Friday 8 July 2011

St Lukes Primary School Brighton reject Academy proposal

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Dear Parents/carers,

 

Following a full and detailed discussion between all members of the Governing Body it was agreed that St. Luke’s will not seek Academy status.

 

Outlined below are the arguments given for Academy status and our response to them.

 

1) Extra Funding

 

We would receive £25,000 for the conversion process, but the Specialist Schools and Academies Trust advises that legal fees alone could amount to £50,000.

 

We could receive an extra 4%-10% in the budget to spend on provision previously offered by the Authority or tendered for by the Authority. However, whilst some savings could be made initially, there is no guarantee that the costs of externally provided services will not increase. Experience of school meals and health service outsourcing has shown that whilst initially costs may have been lower, once tied into a contract costs soon escalated. As a single school we would also have less buying power than an authority.

 

2) Freedom from Local Authority Control

 

The Local Authority does not control us. It is central government that has issued innumerable directives over the last few years, which have controlled individual school development. In fact the Local Authority has supported us in effectively implementing many of these directives. Freedom from local authority control actually means freedom from local authority support.

 

3) Freedom around the delivery of the curriculum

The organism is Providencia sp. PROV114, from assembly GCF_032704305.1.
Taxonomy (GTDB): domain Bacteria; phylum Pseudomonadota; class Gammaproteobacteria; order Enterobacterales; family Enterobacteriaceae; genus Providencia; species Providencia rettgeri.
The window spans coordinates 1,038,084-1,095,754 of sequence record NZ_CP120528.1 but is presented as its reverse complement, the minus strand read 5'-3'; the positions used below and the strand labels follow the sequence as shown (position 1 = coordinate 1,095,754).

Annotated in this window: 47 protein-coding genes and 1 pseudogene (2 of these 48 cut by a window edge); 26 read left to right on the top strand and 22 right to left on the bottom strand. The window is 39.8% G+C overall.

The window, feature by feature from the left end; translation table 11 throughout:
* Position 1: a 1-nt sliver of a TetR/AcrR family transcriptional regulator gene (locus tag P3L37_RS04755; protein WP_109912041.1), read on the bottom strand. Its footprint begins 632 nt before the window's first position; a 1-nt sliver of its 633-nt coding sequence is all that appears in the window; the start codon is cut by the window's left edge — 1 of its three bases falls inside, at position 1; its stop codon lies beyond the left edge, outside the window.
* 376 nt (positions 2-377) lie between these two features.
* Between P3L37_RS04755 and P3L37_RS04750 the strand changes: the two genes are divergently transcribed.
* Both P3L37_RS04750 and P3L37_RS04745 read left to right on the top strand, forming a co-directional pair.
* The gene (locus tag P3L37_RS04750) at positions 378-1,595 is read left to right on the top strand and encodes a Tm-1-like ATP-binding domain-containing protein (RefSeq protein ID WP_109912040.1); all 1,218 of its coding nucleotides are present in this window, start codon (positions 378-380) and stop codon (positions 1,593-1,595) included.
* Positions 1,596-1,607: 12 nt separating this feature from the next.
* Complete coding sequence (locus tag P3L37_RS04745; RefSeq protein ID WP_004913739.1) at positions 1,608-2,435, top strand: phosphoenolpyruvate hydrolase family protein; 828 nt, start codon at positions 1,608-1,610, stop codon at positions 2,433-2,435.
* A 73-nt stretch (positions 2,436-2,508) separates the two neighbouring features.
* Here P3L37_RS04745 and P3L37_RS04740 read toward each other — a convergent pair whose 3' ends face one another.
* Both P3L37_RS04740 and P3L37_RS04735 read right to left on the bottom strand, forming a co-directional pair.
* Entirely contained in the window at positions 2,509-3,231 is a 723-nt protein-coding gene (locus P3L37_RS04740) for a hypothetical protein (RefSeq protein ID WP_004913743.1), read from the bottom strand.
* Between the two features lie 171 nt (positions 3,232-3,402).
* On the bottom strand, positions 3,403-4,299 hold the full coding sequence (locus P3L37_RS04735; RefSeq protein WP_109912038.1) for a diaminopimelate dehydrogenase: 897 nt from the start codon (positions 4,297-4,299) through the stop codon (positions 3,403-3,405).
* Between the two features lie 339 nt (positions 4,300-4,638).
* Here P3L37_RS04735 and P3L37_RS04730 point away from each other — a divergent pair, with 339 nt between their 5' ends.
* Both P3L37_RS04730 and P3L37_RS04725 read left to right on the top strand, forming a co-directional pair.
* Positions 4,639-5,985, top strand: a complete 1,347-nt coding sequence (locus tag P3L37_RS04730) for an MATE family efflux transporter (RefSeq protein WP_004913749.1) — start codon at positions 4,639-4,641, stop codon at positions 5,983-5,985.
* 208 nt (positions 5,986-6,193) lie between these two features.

The government has already promised a new slimmed down curriculum for all schools. It intends to continue to test children against the national curriculum. Therefore, schools will not be able to move significantly away from any nationally prescribed curriculum, no matter how slim.

 

4) Freedom to set their own pay and conditions for staff

 

Schools already have substantial opportunities to attract good staff through financial incentives. These incentives are incorporated in recruitment and retention allowances, teaching and learning responsibilities, advanced skills teachers’ positions and lots more.

 

5) Permission to change the lengths of terms and school days

 

This could cause chaos in any household with children in different schools.

 

6) All ‘outstanding’ academies will no longer be inspected by Ofsted

 

All schools should be accountable. Ofsted may not be perfect but at least it ensures schools are always seeking ways to improve and that standards cannot slip.

 

Therefore, it is felt that Academy status will not bring any additional benefits to the school and most importantly to the children. We also believe we have a moral responsibility to the entire Brighton and Hove community and the education of the children within it. The Academy programme risks undermining the vital support given by the Local Authority to all schools as their services will no longer be sustainable with fewer schools buying in.

 

Yours sincerely

 

Annette Bell                                        Jonathan Cooper

 

Chair Of Governors                            Headteacher

 

Click here to download the letter

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